From a One Cup Minister in California:

Brother Al, Your third affirmative in your debate with Darrell Broking was masterful!! I was so afraid that you were going to be lured into a "Law cesspool" by attempting to provide a list of particulars that we are to abide by in order to be saved. I was so relieved and so delighted that you simply "listed" -- Love God and Love Your Neighbor. That was completely masterful.

From an Elder in Florida:

Bro. Al, I fear that Darrell Broking is storing up all the "many errors" he considers you to have made, along with a ton of just plain old "hateful spite," that he will then dump on you in his final rebuttal (when you are unable to make a response) to make a show that "he won!" However, this debate should not be about winning or losing, but about opening minds to Truth and righteousness. I know that you are probably already aware of his tactics, but I am earnestly praying that you will be able to write a fourth affirmative that will leave no room for any legitimate biblical rebuttal. I've noticed that Darrell has been increasingly condescending to you in his posts, while you continue to remain encouraging, loving and kind. He keeps saying "Maxey" this and "Maxey" that. Brother, please keep a loving frame of mind in your final affirmative; describe your love for Darrell and those who side with his views, call him "brother," but stand firm in your call for him and others to cease making law where God never intended there to be law. Al, you are in my prayers!!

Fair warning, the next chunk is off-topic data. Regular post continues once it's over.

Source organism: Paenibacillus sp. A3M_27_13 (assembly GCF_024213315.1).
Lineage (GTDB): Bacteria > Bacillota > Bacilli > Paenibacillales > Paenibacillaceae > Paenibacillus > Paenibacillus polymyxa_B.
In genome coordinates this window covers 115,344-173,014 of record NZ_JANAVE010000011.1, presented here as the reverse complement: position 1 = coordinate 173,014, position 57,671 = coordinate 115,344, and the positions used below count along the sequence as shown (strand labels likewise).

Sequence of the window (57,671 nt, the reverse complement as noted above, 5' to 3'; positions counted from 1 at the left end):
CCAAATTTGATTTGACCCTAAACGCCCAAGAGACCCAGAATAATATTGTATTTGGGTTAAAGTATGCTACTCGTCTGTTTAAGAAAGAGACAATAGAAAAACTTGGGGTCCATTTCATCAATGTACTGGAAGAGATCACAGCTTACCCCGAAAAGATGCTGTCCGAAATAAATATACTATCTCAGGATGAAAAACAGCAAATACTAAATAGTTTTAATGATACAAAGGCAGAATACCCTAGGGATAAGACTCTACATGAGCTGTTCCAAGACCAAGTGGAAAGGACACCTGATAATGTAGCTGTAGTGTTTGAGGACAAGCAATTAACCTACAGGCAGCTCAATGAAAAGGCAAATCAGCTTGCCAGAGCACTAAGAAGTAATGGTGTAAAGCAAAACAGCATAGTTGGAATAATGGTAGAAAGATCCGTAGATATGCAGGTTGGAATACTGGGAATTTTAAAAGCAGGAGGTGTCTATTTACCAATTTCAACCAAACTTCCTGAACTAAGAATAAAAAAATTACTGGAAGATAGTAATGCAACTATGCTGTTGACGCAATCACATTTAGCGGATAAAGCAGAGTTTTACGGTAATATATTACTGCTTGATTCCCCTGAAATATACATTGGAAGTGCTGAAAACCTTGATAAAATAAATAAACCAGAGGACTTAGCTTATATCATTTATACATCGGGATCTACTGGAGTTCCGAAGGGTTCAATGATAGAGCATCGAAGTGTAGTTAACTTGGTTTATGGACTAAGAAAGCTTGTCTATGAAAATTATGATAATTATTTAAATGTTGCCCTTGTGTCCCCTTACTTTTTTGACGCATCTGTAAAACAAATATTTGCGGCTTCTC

From a Minister in Florida: